I’m truly grateful that you’ve taken the time to review my application. I look forward to [discussing this position further in an interview/hearing from you regarding your decision] soon. You can reach me at [email@example.com] or [your phone number].
How to write a motivation letter
Here’s how to write a motivation letter that gets you accepted or hired:
1. Do your research
To be successful, your motivation letter has to convince the reader that you’re the right type of person for the job or program you’re applying to. The requirements in the position ad or application instructions might give you enough information to go on, but you can set yourself apart from other applicants by doing some extra research.
Here’s how to research your target organization or program:
- read its mission statement on its website
- scroll through its social media feeds
- look for blogs written by current/former participants/employees
Then, take the information you find and tailor your letter to show how your motivations match their goals.
2. Write a catchy opening paragraph
Unsure how to start a motivation letter? Open with an attention-grabbing first paragraph that convinces the recruiter or hiring manager to read to the end of your letter. To write a catchy first paragraph try to figure out what about you will stand out most to the reader, based on their application requirements.
For example, let’s say you were responding to an internship ad that reads:
Seeking to fill a Journalist Intern role. Applicants must be undergraduate students who are majoring in broadcast journalism and are passionate about delivering local news in print and on camera.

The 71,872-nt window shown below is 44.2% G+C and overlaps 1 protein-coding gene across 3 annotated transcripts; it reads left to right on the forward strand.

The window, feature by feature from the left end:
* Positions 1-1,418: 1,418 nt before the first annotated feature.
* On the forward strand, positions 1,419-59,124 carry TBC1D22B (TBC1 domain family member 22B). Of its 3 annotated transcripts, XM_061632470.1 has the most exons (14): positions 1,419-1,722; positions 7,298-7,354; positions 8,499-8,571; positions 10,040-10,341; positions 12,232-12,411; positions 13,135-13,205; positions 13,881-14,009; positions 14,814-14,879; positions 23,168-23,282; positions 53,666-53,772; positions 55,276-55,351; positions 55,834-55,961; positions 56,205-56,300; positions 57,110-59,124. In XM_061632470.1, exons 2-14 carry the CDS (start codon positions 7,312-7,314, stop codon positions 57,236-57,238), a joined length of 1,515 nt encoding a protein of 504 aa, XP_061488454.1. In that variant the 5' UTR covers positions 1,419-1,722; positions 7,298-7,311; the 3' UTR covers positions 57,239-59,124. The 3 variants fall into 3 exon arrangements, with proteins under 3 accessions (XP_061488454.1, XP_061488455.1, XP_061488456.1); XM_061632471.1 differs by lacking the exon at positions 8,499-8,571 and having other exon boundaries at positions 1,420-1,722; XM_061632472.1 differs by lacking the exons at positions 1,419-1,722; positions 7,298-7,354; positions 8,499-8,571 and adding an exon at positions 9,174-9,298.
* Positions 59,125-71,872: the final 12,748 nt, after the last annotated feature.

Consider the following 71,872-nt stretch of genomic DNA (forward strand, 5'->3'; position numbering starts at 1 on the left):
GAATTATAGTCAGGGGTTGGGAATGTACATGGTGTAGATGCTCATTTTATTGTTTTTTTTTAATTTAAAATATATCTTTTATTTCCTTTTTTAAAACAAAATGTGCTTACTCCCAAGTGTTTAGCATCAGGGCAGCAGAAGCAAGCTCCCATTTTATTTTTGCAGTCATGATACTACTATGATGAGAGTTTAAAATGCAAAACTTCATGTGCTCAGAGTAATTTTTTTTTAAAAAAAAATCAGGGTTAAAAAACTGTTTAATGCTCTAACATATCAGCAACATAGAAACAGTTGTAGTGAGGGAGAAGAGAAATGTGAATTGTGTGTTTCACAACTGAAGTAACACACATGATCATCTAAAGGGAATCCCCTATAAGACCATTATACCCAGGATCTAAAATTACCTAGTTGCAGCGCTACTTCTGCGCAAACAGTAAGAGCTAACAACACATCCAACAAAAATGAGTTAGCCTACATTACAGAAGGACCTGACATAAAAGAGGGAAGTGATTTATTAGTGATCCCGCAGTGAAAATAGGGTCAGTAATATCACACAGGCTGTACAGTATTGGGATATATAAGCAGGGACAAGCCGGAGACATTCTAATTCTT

Based on the above ad, a good opening paragraph for your letter of motivation would be:
I saw on LinkedIn that you’re looking for a journalist Intern, and I’m the undergraduate broadcast journalism major for the job. Since I was a child, I’ve been recording mock news broadcasts on tape and camera, submitting letters to the editor and news tips to my local news stations, and participating in every school news production possible. Now I’m finally studying to be a professional journalist, and I couldn’t be more excited to apply what I’ve learned so far in your open internship.
Whatever you’re applying for, start your motivation letter with your most relevant information. If you bury your top selling point at the end of your letter, the reader may never even see it.
After you write a good opening statement, continue describing your motivations for applying in 2–3 more paragraphs. And consider adding a bulleted list to make your motivation letter easier to read.
3. Close strong
End your letter of motivation with a paragraph that:
- thanks the reader for going through your letter
- restates your desire to get the job, program acceptance, or scholarship
- includes your phone number and email address (if applicable)
- closes with a sentence about how you’re looking forward to hearing from the reader regarding your application
Here’s an example of how to end a motivation letter written for a volunteer opportunity at an animal shelter:
Thank you for taking the time to read through my motives for applying for your open Shelter Volunteer role. I relish the chance to discuss with you in person how my unconditional love for animals of all kinds makes me an ideal candidate. You can reach me at (123) 456-7890 or firstname.lastname@example.org, and I look forward to hearing from you soon.
How to format a motivation letter
Usually, you should use business letter formatting for your motivation letter, which includes:
- your name and contact information in a cover letter header
- the contact person’s name and contact information in a left-aligned list
- a salutation that addresses the contact person by name (e.g., “Dear Mrs. Johnson,”)
- 3–4 paragraphs explaining your motivation
- a polite sign-off (we suggest “Sincerely,”)
- your name (either typed or both typed and signed)
However, if you’re writing your motivational letter in a box on an application form, you can just type a few paragraphs. The form you’re filling out will have other areas for your name and contact information.